I’d think that could be addressed by using a large number of smaller probes and getting them strung out over a long line, about 30 light hours apart. Each one might spend only 3 hours in system - but the chain could spend days or months passing through. They’d each beam their results back to the next in the chain, and the last unit in the chain would have to be able to transmit it back to Earth. (Redundancy is also easy to build in - if one fails, the next in line could be close enough to still get the signal.

You might create a “chain of double-sided mirrored probes” and dir…

Proxy Votes for Social Action

Millions or billions of stock proxies go un-voted every year. Or if people bother to vote them, they just vote with the board, or their votes are somewhat random, cancelling each other out. People just don't have enough information (or time to comprehend, let along gather, all the information needed) to make their vote meaningful.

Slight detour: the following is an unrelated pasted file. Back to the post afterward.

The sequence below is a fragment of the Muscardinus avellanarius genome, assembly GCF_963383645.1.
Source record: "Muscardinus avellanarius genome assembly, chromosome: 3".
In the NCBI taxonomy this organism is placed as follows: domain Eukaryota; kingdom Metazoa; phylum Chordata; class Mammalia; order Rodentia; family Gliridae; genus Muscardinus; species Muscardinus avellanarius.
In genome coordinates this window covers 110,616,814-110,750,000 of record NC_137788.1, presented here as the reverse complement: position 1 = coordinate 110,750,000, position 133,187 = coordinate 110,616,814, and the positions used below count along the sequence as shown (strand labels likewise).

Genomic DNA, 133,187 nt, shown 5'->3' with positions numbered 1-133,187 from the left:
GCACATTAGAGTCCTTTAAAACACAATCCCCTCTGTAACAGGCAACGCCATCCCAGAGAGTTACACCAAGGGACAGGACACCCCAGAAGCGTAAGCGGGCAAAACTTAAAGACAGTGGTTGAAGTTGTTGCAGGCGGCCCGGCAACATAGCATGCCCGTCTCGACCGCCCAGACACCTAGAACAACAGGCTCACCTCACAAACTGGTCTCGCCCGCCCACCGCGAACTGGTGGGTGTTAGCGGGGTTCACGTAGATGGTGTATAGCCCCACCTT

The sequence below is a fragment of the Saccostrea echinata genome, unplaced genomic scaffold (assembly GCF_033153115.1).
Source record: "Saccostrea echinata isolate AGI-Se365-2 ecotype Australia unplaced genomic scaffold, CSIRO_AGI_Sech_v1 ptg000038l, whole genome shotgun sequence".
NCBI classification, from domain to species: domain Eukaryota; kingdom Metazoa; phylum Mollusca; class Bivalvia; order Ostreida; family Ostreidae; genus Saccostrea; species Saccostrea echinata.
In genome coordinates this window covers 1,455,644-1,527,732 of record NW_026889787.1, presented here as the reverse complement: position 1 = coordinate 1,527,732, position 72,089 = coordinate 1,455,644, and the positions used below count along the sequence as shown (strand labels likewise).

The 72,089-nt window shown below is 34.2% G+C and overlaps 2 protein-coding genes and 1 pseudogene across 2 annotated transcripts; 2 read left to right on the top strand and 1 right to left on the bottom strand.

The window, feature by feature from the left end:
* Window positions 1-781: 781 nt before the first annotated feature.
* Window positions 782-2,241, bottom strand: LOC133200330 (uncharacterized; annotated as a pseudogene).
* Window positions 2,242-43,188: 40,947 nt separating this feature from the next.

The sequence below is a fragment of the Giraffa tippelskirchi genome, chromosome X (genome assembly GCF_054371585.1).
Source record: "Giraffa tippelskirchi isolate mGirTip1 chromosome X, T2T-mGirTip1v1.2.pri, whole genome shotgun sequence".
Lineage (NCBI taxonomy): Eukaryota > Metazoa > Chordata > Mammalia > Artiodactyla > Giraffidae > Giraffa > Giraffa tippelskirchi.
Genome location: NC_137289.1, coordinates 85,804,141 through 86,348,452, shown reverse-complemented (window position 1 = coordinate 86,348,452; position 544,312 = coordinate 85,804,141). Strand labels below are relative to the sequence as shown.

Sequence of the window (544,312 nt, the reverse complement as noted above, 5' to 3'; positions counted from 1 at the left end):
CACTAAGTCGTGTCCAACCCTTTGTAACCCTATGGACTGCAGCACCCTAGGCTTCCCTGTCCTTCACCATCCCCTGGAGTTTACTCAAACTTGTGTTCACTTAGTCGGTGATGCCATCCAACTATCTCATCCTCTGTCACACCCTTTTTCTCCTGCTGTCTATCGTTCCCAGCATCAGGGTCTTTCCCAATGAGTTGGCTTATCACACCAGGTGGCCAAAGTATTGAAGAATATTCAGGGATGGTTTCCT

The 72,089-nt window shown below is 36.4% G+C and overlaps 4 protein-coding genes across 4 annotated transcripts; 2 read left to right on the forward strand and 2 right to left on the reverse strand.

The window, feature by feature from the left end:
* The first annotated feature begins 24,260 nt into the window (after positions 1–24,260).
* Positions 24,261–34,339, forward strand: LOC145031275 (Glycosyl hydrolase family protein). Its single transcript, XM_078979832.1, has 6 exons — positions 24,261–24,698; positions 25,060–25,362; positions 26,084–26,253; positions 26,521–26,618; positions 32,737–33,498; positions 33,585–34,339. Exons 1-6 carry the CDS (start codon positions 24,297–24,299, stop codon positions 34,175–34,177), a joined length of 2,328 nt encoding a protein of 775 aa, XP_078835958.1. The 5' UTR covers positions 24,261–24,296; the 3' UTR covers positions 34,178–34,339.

What if there were a website you could go to, that specialized in voting your proxies for you - in a meaningful way, consistent with your personal beliefs? They might also "recommend" stocks - not based on potential profits, but based on companies they think it would be strategically important and possible to influence - with email updates on how and why they're voting particular ways, to keep people visiting and involved in the site.

And as several organizations set up these services (probably sharing a single service that handles the technological side for them, but with their own labeled/URL front-end), they should be able (with the pr…

This makes me angry..

In an article on a promising new approach to curing cancer, based on a chance observation of a mouse that was immune to cancer, there's a quote: "if Cui had been trained as an immunologist, he would have thrown out the mouse right then".

It's as if Flemming had seen fungus killing the staph bacteria in his petri dishes, and been upset that it ruined his experiment. I think that anyone who has lost someone to cancer would be angered by the thought that the *default* prevailing attitude among cancer researchers toward cancer research - which we've poured billions into over at least two generations of the "search for the cure" while many millions of lives were lost - is one that would dismiss *any* sign of a cure for cancer.